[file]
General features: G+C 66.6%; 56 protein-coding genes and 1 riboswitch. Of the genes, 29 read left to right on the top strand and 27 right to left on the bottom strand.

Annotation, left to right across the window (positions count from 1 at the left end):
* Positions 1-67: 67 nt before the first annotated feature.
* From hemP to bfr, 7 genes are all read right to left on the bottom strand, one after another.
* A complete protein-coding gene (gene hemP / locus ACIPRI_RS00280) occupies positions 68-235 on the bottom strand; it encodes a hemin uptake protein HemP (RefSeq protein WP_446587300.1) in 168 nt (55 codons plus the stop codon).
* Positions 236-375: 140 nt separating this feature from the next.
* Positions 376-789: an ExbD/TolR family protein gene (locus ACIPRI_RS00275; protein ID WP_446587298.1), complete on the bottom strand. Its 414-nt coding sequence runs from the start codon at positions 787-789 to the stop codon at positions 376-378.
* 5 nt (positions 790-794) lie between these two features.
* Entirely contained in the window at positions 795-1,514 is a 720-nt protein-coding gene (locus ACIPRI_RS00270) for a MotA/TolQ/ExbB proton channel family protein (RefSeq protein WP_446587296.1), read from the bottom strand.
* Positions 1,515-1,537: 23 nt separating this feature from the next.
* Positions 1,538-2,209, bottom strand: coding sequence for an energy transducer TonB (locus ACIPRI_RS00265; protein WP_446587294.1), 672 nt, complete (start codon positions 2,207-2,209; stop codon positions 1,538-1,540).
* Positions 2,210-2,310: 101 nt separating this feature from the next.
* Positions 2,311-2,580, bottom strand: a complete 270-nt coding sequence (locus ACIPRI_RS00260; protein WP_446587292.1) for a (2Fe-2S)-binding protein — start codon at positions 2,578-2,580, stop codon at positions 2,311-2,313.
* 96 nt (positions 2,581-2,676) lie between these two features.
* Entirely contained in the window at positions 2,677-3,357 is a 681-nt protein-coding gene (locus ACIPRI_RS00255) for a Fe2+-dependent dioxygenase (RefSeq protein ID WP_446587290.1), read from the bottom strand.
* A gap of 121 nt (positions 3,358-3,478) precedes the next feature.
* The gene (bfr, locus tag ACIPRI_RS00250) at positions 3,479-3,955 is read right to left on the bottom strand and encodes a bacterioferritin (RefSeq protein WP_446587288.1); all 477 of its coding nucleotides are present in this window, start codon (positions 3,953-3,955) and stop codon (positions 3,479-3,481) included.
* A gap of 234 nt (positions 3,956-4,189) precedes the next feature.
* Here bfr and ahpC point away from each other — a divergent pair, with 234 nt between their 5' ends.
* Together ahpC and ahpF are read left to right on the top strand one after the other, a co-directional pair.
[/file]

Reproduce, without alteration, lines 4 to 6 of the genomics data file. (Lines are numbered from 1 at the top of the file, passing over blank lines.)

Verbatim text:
* From hemP to bfr, 7 genes are all read right to left on the bottom strand, one after another.
* A complete protein-coding gene (gene hemP / locus ACIPRI_RS00280) occupies positions 68-235 on the bottom strand; it encodes a hemin uptake protein HemP (RefSeq protein WP_446587300.1) in 168 nt (55 codons plus the stop codon).
* Positions 236-375: 140 nt separating this feature from the next.